If you need to create an MXBean that implements the SomethingMXBean interface above and uses theMyLinkedListMappingFactory, but you can't add an annotation to SomethingMXBean, then you can do so using either of the two existing ways to use StandardMBean, subclassing or delegation, but supplying an option:

MBeanOptions options = MBeanOptions.DEFAULT.withMXBeanMappingFactory(
    new MyLinkedListMappingFactory);
// either use delegation:
SomethingMXBean impl = new SomethingImpl();
StandardMBean mbean = new StandardMBean(impl, SomethingMXBean.class, options);
// or use subclassing:
public class MySomething extends StandardMBean implements SomethingMXBean {
    public MySomething() {
        super(SomethingMXBean.class, options);

If you have a custom mapping in your MBean server, then you need the same custom mapping in a client if the client is making a proxy. So we add another overloading of JMX.newMXBeanProxy:

public class JMX {
    public static <T> TnewMXBeanProxy(
        MBeanServerConnection mbsc,
        ObjectName objectName,
        Class<T> intf,

Using this, you can create a proxy like this:

SomethingMXBean proxy = JMX.newMXBeanProxy(
    mbsc, objectName, SomethingMXBean.class,options);

Here the options object can be the same as before.

This satisfies use case 3 above.

Interoperation when there are custom types

MXBeans map arbitrary Java types to Open Types. The addition of custom mappings doesn't change this - the result still has to be Open Types. So for generic clients like JConsole, nothing changes when custom types are added into the mix.

A client that is aware of the MXBean interfaces in use (like SomethingMXBean) can construct a proxy. To do that, it must have the interface available. If the interface has a @MXBeanMappingFactoryClassannotation, or if it contains a type that has a @MXBeanMappingClass annotation, then the classes referenced by those annotations must be present in the client too. It usually isn't any more difficult to arrange for the mapping classes to be present than to arrange for the original MXBean interface to be present.

If the mapping has been specified on the server using an explicit MXBeanMappingFactory, then the same or an equivalent factory must be used on the client. This is the case where there is the most risk of inconsistency. To help check that client and server are using the same MXBeanMappingFactory, the Descriptor of an MXBean using an MXBeanMappingFactory will contain a field naming the factory class, MyLinkedListMappingFactory in the examples above.

Some details

Here are some details I omitted above for clarity.

The methods toOpenValue and fromOpenValue have inconsistentthrows clauses. This reflects a similar inconsistency in the MXBean spec, itself due to historical reasons.

The Java type and Open Type in MXBeanMapping must be supplied to the constructor by the subclass, and cannot be changed thereafter. This could be a limitation but I cannot currently see any cases where you would not be able to supply values to the super-constructor call. MXBeanMapping is a class and not an interface for a number of reasons, notably that it allows us to have final methods (getOpenType, getOpenClass, getJavaType) and methods with default implementations (checkReconstructible). MXBeanMappingFactory is a class not an interface so that we can add methods to it in later versions of the API if necessary.

The method MXBeanMapping.checkReconstructible() is used to determine if it is possible to map back from a value of the OpenType to a value of the original Java type. The default implementation does nothing. A subclass can override this method to throw OpenDataException if this mapping is not possible. See the MXBean specification for a discussion of reconstructible types.

MXBeanMappingClass can be defined like this:

@Documented @Retention(RUNTIME) @Target(TYPE) @Inherited
public @interface MXBeanMappingClass {
    Class<? extends MXBeanMapping> value();

The use of Class<? extends MXBeanMapping> means that if you write @MXBeanMappingClass(Something.class) and Something is not a subclass of MXBeanMapping, then you will get a compile error.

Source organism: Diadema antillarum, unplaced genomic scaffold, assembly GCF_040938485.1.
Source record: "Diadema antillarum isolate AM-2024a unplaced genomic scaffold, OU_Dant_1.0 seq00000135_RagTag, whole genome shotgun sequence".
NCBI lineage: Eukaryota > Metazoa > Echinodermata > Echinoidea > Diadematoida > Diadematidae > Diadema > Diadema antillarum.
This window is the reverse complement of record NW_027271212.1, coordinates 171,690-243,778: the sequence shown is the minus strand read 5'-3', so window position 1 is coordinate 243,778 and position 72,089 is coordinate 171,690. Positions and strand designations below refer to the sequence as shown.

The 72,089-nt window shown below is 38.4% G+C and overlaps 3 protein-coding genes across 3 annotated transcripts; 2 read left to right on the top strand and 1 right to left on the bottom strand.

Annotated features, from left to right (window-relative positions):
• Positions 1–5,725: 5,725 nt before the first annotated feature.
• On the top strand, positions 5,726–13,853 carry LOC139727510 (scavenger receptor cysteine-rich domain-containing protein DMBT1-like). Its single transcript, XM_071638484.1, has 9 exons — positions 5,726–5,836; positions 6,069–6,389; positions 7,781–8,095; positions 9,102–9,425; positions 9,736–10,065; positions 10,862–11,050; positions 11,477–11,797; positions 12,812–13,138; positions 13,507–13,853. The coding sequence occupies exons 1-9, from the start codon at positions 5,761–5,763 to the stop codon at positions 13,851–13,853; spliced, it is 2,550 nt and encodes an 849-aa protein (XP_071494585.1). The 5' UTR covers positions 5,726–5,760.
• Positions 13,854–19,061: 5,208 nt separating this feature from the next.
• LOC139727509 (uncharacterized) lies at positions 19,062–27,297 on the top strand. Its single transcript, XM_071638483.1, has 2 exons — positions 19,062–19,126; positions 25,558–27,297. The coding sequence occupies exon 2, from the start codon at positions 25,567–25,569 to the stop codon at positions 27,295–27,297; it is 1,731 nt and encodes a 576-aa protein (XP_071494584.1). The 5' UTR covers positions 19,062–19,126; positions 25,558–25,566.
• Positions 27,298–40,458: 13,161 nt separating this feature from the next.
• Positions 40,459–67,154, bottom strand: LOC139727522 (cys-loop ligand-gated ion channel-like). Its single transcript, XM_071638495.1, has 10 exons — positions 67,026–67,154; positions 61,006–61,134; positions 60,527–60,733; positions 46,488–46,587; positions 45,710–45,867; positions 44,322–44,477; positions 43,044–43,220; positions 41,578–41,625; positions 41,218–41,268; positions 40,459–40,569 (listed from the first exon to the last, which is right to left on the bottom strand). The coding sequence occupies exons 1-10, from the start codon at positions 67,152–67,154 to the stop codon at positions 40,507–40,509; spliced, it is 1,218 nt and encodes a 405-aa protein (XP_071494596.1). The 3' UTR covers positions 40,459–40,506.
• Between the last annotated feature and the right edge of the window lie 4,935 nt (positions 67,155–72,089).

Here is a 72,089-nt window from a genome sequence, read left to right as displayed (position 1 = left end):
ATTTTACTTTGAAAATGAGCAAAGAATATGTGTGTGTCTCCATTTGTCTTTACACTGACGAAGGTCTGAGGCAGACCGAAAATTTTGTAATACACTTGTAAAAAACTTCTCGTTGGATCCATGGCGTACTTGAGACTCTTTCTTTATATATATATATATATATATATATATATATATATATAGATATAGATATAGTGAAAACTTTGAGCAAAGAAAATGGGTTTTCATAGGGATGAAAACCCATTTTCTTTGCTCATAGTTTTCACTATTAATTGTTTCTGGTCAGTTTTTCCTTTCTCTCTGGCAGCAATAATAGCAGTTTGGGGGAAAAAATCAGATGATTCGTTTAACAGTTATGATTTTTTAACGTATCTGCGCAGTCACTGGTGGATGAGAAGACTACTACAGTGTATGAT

The class mentioned in the annotation must have a public constructor with a single parameter of type java.lang.reflect.Type. Unfortunately we can't get the compiler to check that!

The @Inherited annotation implies that if you subclass MyLinkedList then the subclass will inherit the same MXBeanMapping, which might not be what you want. But not inheriting the mapping seems more likely to surprise users.

The signature of MXBeanMappingFactory.mappingForType is this:

public MXBeanMapping mappingForType(Type t, MXBeanMappingFactory f)
    throws OpenDataException

The MXBeanMappingFactory parameter ensures that the same mappings are applied recursively. So if the type to be mapped is MyLinkedList[] in the example above, the mapping will proceed as follows:

MyLinkedListMappingFactory.mappingForType(MyLinkedList[].class, MyLinkedListMappingFactory) →
    MXBeanMappingFactory.DEFAULT.mappingForType(MyLinkedList[].class, MyLinkedListMappingFactory) →
        MyLinkedListMappingFactory.mappingForType(MyLinkedList.class, MyLinkedListMappingFactory)
        ← MyLinkedListMapping
    ← ArrayMapping(MyLinkedListMapping)
← ArrayMapping(MyLinkedListMapping)

where ArrayMapping is the private class that the default mapping factory uses to map arrays.

The key point here is that, even though MyLinkedListMappingFactory forwards any type it doesn't handle to the default mapping factory, the default factory will rerun anycontained type through the user-specified mapping factory. So MyLinkedListMappingFactory doesn't have to recognize MyLinkedList[] or List<MyLinkedList> or whatever in addition to plain MyLinkedList. The general rules for SomeType[] orList<SomeType> in the default factory will apply, and then MyLinkedListMappingFactory will be applied to the contained SomeType, and do the right thing if that is MyLinkedList.

Open questions

This is still a draft proposal, and some questions remain.

As I mentioned above, the exact type of the MBeanOptions parameter to various methods is yet to be determined.

Should the @MXBeanMappingFactory option be inherited? For example, if you define

public interface SubSomethingMXBean extends SomethingMXBean {...}

should you inherit the @MXBeanMappingFactory annotation from SomethingMXBean? I think the answer must be yes, but what if SubSomethingMXBean inherits from more than one MXBean interface, and they have different @MXBeanMappingFactory annotations?

Should the @MXBeanMappingFactory option be applicable to packages? A reminder that you can annotate packages by creating a file called in the package with contents like this:
package com.example.mbeans;

If @MXBeanMappingFactory can apply to packages and is also inherited from superinterfaces then we may have some complicated rules for precedence between the two.


In conclusion, we're specifying something quite simple: how to extend the standard MXBean mappings with custom mappings. But the details turn out not to be so simple!


This specification has been discussed in the JSR 255 Expert Group. Mandy Chungalso had some very helpful comments.

[Tags: jmx, mxbeans.]